Gray Friars skeleton is last Plantagenet king, say Leicester team on trail of Richard III

By Culture24 Reporter | 04 February 2013

A compelling press conference, including individual testimonies and evidence from a team of experts alongside leaders from Leicester Cathedral, has concluded "beyond reasonable doubt" that the skeleton found beneath a car park in the city is the body of Richard III.

A photo of a skeleton from an archaeological dig in a pit next to a measuring stick
© University of Leicester
Scientists were able to match the DNA of the skeleton, found in September 2012, with Michael Ibsen, a Canadian-born carpenter who is a descendent of Anne of York, the Plantagenet King’s eldest daughter.

Geneticist Dr Turi King said the link, established during elaborate investigations, would have been impossible to confirm if the remains had been found by a later generation.

A photo of sections of a curved spine shown against a dark black scientific background
The spine of the skeleton was curved© University of Leicester
A full picture of the body was revealed for the first time, as well as details of ten injuries found on the King.

Two “potentially fatal” blows were struck to the skull, with stabs to the buttock, cheek and jaw thought to have been dealt as “humiliation injuries” after his death in battle, as well as a cut mark to the rib which was probably made after the removal of his armour. A blade wound to the pelvis penetrated the bone.

The announcement, broadcast live on the BBC’s website, swiftly became the hottest trend on Twitter, with a dedicated website set up by the university to tell the full story of a complex project.

Standing around five foot eight inches tall, Richard was 32 when he died. In a stipulation from the Ministry of Justice, the Cathedral will take care of the skeleton, which has a curved spine indicating scoliosis.

“Right from the start this was a long shot,” admitted Professor Kevin Schürer, of the university.

“It was always overly hopeful and ambitious. We discovered several blind alleys.

“If any of the DNA didn’t match, the skeleton may not have been related to Anne of York and the line may have been false.

“As far as all of the evidence shows, the lineage is good.”

Lead Archaeologist Richard Buckley's statement drew cheers and applause.

“It is the academic conclusion of the University of Leicester that, beyond reasonable doubt, the individual exhumed at Greyfriars in September 2012 is, indeed, Richard III – the last Plantagenet King of England,” he said.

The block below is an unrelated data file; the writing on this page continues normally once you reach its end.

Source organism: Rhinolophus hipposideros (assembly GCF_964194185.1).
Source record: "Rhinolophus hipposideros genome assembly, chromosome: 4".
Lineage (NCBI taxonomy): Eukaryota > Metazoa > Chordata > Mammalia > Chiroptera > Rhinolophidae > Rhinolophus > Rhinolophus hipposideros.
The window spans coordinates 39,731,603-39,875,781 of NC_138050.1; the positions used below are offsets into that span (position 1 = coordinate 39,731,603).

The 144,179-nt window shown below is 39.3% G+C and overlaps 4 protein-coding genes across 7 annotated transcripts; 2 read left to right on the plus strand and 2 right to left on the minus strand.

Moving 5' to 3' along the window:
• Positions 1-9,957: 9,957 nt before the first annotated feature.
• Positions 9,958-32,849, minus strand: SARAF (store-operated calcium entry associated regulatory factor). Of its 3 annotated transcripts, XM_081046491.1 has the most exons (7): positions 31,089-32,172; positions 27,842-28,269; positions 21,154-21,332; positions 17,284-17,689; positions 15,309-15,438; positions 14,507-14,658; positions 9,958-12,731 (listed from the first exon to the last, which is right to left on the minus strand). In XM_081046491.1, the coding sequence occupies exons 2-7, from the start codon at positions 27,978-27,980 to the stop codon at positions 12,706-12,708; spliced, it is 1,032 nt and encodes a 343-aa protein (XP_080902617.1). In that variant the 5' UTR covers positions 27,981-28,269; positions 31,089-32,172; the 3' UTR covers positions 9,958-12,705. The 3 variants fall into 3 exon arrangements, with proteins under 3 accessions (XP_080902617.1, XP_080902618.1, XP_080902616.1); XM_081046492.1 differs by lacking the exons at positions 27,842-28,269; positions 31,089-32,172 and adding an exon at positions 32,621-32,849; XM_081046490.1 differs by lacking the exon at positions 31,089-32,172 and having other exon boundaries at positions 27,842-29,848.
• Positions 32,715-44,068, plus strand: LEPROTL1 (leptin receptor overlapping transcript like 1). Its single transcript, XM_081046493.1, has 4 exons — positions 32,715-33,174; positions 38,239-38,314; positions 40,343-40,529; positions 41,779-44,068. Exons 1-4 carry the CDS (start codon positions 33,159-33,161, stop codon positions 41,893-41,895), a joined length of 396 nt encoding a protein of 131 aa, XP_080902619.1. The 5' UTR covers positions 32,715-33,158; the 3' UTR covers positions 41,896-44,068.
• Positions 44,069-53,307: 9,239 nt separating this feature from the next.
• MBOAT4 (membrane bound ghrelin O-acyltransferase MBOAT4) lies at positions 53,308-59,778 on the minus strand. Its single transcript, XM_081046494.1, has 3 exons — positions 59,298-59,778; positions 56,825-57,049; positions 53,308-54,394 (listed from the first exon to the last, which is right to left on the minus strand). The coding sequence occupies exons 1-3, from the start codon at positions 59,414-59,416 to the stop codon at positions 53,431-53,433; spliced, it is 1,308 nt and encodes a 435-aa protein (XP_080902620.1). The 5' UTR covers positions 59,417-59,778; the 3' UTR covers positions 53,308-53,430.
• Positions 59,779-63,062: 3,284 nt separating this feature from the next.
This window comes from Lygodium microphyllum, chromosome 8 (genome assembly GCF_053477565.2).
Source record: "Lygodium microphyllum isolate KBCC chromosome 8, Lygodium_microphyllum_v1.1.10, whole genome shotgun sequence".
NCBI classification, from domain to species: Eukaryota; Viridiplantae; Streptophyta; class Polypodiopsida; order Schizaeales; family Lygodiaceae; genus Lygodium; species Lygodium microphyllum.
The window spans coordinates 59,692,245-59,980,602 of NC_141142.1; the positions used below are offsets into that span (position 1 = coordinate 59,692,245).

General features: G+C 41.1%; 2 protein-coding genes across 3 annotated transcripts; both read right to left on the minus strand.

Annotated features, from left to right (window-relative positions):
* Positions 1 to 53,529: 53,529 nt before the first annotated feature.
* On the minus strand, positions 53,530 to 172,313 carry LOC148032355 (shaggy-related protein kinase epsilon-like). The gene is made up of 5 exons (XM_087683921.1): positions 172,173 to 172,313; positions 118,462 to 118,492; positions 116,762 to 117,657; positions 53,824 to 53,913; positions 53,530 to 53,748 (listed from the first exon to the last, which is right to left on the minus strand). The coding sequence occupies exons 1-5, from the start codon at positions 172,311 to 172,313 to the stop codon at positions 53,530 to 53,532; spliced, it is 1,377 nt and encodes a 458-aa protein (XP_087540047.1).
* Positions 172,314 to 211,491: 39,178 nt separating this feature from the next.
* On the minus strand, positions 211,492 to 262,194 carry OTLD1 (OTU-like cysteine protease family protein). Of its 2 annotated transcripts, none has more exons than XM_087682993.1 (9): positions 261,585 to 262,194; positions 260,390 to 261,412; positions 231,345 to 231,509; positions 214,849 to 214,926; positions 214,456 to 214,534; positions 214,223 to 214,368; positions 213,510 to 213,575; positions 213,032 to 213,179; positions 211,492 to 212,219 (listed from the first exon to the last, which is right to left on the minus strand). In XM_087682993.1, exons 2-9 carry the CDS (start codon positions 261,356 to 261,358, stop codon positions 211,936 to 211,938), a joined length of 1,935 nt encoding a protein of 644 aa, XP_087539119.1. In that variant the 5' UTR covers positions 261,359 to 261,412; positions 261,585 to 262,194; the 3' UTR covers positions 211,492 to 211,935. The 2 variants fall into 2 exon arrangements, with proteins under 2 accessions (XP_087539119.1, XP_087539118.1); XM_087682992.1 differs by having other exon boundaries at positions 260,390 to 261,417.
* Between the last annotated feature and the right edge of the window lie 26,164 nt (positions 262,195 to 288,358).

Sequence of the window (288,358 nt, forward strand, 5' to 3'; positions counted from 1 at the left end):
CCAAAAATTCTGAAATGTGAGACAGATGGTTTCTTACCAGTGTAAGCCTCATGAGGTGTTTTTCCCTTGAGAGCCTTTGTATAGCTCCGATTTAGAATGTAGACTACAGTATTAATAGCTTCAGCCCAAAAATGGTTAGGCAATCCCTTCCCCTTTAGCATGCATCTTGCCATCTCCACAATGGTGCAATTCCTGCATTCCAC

• Visit for the full story. Follow the University of Leicester on Twitter @uniofleicester for updates. A documentary on the project, Richard III: King in the Car Park, will be shown on Channel 4 at 9pm tonight.

Facts and figures:

  • The skeletal DNA matches two of Richard III’s maternal line relatives.

  • The likely fatal blows to the skull are thought to have been struck by a sword and halberd.

  • Richard III was killed by trauma to the back of the head.  Part of his skull was sliced off.

  • Radiocarbon dating shows he had a high protein diet, including significant amounts of seafood.

  • The skeleton reveals “severe” scoliosis – believed to have occurred at the time of puberty.

  • He had an “unusually slender, almost feminine” build for a man – matching contemporaneous accounts.

  • No evidence for the “withered arm”  – as portrayed by Shakespeare – was found.

  • His hands may have been tied.

  • The grave was hastily dug, of insufficient size and lacking a shroud or coffin.

More pictures:

A photo of light yellow bones making up a male skeleton against a black background
The complete skeleton shows the extent of the curvature© University of Leicester
A close up photo of a large male human skull in light brown from Medieval times
The blade wound to the pelvis© University of Leicester
A close-up photo of a curved section of bone from a human skeleton against darkness
The head was propped on a twisted torso© University of Leicester
A photo of a curved light brown section of human bone against a black background
The cut mark on the right rib© University of Leicester
A photo showing a close-up of the inside of a human skull in dark brown bone
The base of the skull shows the larger, potentially fatal wounds© University of Leicester
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